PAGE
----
As the political tide turned dramatically towards Labour—nationally in 1997, and in London with the election of the left-winger Ken Livingstone as Mayor in 2000—Lee Jasper’s years of positioning himself as a race and human rights activist began to pay off. In 2004, he was appointed as Livingstone’s Director for Policing and Equalities. An appearance at the mayor’s anti-racist Respect festival helped underline just how far left-wing authorities had drifted from London’s racially diverse communities. Jasper was there on Livingstone’s behalf to welcome festival-goers in a faux British-Jamaican accent (“W’happen mi bredren and sistren?”). The audience, composed largely of teenage Somalis who had turned up to see the Somali-Canadian artist K’naan, looked on in bemusement.

Jasper had an instinctive knack for the grievance business. If the London-centric Labour authorities were searching for angry black men, then he was happy to be the angriest and blackest of them all. But since its earliest days fighting fascism in the 1930s, the British anti-racism movement had always understood racism to be hatred towards any person based on their race, colour, nationality, or ethnicity. In order to prosper within that hierarchy, people like Jasper had to toe that line for a while. If Pakistanis, Jews, Poles, or Chinese people were the chief targets of racial hostility, then it was his job to stand up for them too. Which is why his tweet declaring black people to be exceptions to the rules signalled a departure, and an early warning that the anti-racist politics of the British Left was about to take a sharp change of direction.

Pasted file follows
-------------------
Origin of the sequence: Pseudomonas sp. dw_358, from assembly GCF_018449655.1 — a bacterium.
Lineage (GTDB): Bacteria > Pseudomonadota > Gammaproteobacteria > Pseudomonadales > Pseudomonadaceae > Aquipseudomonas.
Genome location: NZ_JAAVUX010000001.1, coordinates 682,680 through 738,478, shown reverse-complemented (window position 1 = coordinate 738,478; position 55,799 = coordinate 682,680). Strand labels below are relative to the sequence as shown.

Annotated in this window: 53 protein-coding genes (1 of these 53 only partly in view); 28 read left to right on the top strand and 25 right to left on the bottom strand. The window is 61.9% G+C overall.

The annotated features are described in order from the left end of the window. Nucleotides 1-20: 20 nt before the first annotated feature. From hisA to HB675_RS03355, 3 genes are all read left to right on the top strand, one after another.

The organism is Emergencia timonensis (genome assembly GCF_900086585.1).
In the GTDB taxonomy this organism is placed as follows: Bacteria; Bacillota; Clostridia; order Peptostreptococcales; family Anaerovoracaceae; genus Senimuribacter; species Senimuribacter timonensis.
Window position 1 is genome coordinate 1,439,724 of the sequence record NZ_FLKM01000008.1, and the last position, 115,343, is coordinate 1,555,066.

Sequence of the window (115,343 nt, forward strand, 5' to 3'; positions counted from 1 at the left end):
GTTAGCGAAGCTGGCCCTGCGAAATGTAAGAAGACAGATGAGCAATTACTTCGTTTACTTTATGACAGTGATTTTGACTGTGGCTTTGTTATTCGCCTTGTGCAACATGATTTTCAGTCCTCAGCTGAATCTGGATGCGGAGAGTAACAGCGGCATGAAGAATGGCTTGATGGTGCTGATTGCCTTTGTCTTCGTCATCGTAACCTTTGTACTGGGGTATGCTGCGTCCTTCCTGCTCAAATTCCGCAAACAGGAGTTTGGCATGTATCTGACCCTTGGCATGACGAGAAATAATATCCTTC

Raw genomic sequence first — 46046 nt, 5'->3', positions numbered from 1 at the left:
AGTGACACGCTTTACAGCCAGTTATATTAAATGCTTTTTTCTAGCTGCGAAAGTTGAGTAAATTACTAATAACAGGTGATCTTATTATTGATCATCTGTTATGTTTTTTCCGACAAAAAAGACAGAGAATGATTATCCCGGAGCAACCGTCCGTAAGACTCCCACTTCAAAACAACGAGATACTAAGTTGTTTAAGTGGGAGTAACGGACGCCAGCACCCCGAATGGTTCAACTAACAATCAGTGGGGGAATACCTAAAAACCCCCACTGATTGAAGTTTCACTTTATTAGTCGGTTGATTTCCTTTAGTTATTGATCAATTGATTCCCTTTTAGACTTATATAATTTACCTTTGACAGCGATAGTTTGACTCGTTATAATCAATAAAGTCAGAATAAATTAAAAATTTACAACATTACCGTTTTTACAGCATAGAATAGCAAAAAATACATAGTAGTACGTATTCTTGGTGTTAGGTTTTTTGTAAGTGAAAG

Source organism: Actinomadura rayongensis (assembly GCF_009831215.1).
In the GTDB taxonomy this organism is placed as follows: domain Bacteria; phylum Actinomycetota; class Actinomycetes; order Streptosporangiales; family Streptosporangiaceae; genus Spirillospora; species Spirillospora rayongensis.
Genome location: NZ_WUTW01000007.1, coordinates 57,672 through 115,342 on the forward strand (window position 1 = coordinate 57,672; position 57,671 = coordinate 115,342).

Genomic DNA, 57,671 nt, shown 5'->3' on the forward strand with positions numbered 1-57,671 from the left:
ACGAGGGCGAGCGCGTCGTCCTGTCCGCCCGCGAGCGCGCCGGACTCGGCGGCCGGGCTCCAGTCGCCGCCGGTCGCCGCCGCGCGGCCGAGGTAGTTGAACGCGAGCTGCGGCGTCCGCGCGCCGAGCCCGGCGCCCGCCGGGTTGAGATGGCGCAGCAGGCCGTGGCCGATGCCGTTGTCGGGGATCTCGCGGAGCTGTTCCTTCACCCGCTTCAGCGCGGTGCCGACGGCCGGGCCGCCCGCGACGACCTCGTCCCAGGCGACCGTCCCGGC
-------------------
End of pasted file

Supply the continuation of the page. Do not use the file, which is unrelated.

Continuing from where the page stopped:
We now know that Jasper’s tweet was sent just as a portal to Hell opened—America’s racialised identity politics was about to hit critical mass and go global and a tsunami of racism followed.

Like many Londoners who grew up in the 1970s and ’80s, I was used to existing in a white-minority environment, and I had long been aware that black people were no less racist than any other demographic. But racism against whites, Asians, and Jews had always been spoken softly, out of the earshot of most British people. It was not a serious problem, but something that existed in the background. The British anti-racism movement had certainly never pretended that one form of racism was worse than another: racism in any form was, ipso facto, corrosive to communities and opposed on that basis. It just seemed self-evident that hatred from one group would provoke a rise in hatred on the other side. So, British activism was focussed on creating opportunities for greater community cohesion and integration. The most famous upshot was the Notting Hill Carnival, an event founded following the 1959 race riots and intended to bring West London’s divided black and white communities together around a celebration of Trinidadian culture.

Most people—black or white—were unaware of ethno-nationalism in the black British community, which was far less marked than in the United States. In the new century, some commentators did begin to discuss the problem openly. For example, in 2004, the outspoken British-Trinidadian activist and commentator Darcus Howe wrote about racism towards Somali immigrants within black communities. Similarly, there have long been tensions between some black and Asian communities. But, generally, those in the political and journalistic classes were either unaware of such issues or reluctant to broach them in public. So, although people raised in parts of London with large black populations, or those in mixed relationships, experienced such bigotry first-hand, the problem was seldom acknowledged.